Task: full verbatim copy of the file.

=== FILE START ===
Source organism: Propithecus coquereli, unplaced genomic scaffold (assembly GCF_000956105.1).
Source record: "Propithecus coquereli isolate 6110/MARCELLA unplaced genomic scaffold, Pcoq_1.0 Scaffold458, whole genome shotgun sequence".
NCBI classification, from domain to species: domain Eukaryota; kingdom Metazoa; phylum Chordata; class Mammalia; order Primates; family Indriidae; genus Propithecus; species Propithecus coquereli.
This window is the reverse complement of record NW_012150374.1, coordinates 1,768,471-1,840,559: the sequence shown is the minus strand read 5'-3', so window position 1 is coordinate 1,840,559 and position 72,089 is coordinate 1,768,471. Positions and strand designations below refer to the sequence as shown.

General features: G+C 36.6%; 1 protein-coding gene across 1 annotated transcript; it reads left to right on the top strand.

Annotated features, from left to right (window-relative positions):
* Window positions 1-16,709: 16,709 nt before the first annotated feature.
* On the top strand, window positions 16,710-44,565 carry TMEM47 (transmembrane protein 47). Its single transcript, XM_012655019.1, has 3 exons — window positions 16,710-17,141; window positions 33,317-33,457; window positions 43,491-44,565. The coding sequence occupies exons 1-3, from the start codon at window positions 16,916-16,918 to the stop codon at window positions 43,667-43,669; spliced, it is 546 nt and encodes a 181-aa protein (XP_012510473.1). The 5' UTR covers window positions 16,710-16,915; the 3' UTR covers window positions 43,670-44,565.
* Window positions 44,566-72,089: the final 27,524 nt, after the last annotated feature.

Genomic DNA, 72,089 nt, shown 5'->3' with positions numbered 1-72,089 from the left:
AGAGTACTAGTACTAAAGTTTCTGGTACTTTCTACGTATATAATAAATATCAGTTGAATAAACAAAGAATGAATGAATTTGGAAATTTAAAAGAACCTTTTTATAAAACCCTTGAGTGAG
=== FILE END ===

Source organism: Propithecus coquereli, unplaced genomic scaffold (assembly GCF_000956105.1).
Source record: "Propithecus coquereli isolate 6110/MARCELLA unplaced genomic scaffold, Pcoq_1.0 Scaffold458, whole genome shotgun sequence".
NCBI classification, from domain to species: domain Eukaryota; kingdom Metazoa; phylum Chordata; class Mammalia; order Primates; family Indriidae; genus Propithecus; species Propithecus coquereli.
This window is the reverse complement of record NW_012150374.1, coordinates 1,768,471-1,840,559: the sequence shown is the minus strand read 5'-3', so window position 1 is coordinate 1,840,559 and position 72,089 is coordinate 1,768,471. Positions and strand designations below refer to the sequence as shown.

General features: G+C 36.6%; 1 protein-coding gene across 1 annotated transcript; it reads left to right on the top strand.

Annotated features, from left to right (window-relative positions):
* Window positions 1-16,709: 16,709 nt before the first annotated feature.
* On the top strand, window positions 16,710-44,565 carry TMEM47 (transmembrane protein 47). Its single transcript, XM_012655019.1, has 3 exons — window positions 16,710-17,141; window positions 33,317-33,457; window positions 43,491-44,565. The coding sequence occupies exons 1-3, from the start codon at window positions 16,916-16,918 to the stop codon at window positions 43,667-43,669; spliced, it is 546 nt and encodes a 181-aa protein (XP_012510473.1). The 5' UTR covers window positions 16,710-16,915; the 3' UTR covers window positions 43,670-44,565.
* Window positions 44,566-72,089: the final 27,524 nt, after the last annotated feature.

Genomic DNA, 72,089 nt, shown 5'->3' with positions numbered 1-72,089 from the left:
AGAGTACTAGTACTAAAGTTTCTGGTACTTTCTACGTATATAATAAATATCAGTTGAATAAACAAAGAATGAATGAATTTGGAAATTTAAAAGAACCTTTTTATAAAACCCTTGAGTGAG